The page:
Kessler syndrome only disables low earth orbit. Low earth orbit is quite clustered, and easy to disable. Medium or long ranged satellites could still orbit, and space ships could still travel upwards. The fragments are a long term risk to any space ships orbiting, not an immediate danger. Only a quarter of satellites are in low earth orbit. Most are in geostationary orbit.

You can stop it with a laser broom and Kessler Syndrome.

One popular suggestion for clearing the earth orbit is what's called the laser broom. A megawatt laser is used to alter the orbit of an object by producing a jet of ablated material. The normal intention for this is of course to remove threats to earth. It could instead be used to make objects collide.

So, you can use your large laser to make as many satellites collide as possible. This should produce a large debris field. You need ground monitoring stations to track this debris. If anyone attempts to set up a satellite you can use the laser broom to sweep some debris into them. This doesn't require you to go into space, and is much more cost effective than other options.

  • $\begingroup$ I've selected this one as answer because I never thought about the concept of laser broom and i find the name quite amusing. $\endgroup$
    – Zizzo
    Commented May 26, 2019 at 12:39

This is just going to be a Fermi estimate, because this seems like a fun question to deal with. Let's take a look at the lowest orbital plane around the Earth, Low Earth Orbit. It's 2,000 km above the surface, and the radius of the Earth is 6,000 km. The area is 4*pi*r^2, or 4.5 * 10^8 or 450,000,000 square kilometers. This isn't the full story, because any given object within LEO orbits, crossing a circumference of about 38,000 kilometers.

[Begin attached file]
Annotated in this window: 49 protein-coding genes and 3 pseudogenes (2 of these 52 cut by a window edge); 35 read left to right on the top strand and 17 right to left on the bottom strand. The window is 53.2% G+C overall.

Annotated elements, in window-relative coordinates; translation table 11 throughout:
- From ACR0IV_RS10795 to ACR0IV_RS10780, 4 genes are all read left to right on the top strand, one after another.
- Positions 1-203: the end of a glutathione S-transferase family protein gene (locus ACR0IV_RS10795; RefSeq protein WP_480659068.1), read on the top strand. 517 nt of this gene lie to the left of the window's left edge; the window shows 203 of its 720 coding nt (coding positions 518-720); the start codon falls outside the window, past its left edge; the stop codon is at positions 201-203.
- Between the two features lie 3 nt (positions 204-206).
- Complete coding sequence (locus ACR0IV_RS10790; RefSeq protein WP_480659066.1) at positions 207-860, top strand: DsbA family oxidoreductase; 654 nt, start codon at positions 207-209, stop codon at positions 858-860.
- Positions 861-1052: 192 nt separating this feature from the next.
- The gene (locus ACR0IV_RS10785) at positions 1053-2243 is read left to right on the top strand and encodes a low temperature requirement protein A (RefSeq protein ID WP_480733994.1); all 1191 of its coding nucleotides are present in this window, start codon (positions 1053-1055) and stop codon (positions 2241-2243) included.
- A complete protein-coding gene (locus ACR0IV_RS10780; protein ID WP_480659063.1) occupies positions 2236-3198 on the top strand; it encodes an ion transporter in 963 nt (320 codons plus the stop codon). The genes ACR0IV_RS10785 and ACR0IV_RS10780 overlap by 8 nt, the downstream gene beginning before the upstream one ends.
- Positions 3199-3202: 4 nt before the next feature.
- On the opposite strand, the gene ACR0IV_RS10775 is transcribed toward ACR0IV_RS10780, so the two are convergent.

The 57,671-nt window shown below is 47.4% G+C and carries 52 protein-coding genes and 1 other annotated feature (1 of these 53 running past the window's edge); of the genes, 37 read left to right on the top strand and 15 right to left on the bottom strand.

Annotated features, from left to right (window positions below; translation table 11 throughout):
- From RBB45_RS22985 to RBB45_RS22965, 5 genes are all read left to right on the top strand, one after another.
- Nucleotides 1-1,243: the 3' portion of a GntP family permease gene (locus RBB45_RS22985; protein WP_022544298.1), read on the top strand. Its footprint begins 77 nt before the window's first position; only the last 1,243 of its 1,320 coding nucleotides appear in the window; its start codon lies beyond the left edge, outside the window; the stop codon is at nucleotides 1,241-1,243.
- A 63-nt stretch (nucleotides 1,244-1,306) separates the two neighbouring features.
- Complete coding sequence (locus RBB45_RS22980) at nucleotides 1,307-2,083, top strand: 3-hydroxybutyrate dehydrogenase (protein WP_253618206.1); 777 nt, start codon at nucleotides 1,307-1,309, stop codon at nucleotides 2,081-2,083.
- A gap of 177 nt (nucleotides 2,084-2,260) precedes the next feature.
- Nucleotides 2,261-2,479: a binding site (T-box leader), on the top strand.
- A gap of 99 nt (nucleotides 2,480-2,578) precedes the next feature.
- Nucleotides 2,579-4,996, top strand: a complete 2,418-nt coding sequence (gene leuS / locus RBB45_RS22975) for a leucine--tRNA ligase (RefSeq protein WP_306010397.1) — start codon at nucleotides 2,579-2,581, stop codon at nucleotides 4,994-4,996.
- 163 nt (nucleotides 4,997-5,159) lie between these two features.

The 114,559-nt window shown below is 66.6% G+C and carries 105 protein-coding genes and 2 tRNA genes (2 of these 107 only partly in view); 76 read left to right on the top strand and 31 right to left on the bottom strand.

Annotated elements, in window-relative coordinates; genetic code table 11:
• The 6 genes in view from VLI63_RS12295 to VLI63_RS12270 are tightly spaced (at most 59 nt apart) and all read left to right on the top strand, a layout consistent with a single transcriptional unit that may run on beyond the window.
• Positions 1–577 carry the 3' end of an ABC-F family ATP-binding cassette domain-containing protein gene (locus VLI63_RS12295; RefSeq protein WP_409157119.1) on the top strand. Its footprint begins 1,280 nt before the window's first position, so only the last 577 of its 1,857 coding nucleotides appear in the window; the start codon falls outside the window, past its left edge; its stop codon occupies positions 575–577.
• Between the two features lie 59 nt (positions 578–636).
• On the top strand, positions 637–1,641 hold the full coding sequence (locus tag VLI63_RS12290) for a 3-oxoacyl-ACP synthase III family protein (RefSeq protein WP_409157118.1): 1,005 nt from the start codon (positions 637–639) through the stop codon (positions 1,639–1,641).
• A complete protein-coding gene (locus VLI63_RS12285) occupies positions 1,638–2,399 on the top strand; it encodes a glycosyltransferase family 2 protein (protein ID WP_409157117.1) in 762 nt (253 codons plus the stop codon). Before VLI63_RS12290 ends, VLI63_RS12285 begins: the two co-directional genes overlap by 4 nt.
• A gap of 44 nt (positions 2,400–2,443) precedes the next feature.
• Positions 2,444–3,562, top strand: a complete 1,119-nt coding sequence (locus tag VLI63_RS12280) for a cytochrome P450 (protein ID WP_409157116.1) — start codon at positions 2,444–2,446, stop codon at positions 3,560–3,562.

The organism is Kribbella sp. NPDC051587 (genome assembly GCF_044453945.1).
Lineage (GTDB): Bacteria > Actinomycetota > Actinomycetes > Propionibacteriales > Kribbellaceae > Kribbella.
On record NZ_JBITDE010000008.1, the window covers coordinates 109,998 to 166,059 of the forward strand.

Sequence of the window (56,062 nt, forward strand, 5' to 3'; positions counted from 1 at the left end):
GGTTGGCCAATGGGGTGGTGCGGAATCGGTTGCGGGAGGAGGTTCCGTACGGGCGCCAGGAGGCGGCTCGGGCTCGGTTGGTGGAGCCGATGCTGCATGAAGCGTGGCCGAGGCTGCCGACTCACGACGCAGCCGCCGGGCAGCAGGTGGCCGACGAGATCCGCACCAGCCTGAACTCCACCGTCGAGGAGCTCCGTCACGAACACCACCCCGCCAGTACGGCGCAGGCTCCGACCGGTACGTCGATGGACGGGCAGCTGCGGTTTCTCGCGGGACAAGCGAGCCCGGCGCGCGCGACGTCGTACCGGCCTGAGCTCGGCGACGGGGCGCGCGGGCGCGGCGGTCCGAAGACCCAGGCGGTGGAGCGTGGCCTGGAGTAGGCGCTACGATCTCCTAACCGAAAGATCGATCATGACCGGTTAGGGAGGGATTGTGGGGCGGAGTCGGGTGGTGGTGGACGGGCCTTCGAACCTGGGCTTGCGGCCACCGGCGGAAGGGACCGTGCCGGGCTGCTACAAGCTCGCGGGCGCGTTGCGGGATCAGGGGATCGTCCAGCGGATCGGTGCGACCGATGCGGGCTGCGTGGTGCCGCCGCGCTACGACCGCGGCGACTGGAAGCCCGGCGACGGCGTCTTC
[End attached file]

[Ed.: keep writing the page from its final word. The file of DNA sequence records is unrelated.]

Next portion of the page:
Now, I can't really use real world data to help calculate, because real world satellites are clustered around certain paths, and you want the entire orbit saturated to the point where no satellites can be safely put in orbit.

If we assigned each orbit the equivalent path of 38,000 kilometers, and assume they can deal with the half a klick on either side of them due to orbit variance, than a simple calculation of 450,000,000/38,000 suggests you would need a mere 12,000 satellites. Of course, you would need to constantly launch more satellites as they'd knock themselves out of orbit. If you want more cluster than one single satellite half a klick away once a year, than adjust the 12,000 number as necessary.

But like I said at the start, this is just a rough Fermi estimation. Currently, we've got around 2,000 satellites, and apparently we're getting woried, so the 12,000 number seems like a good benchmark. Of course, this is for LEO only, and doesn't stop launches, just stable orbits.

Bonus point attempt: According to these numbers, MEO is 36,000 and GEO is 72,000. And the easiest way to do this ... your main problem seems to be getting them into orbit, so just firing them from earth might help, though you'll need to be able to make course corrections in-path. Something akin to Jules Verne's From the Earth to the Moon, where they use a 1,000-foot cannon. So, a railgun-missile launcher? That sounds like an okay way to do it.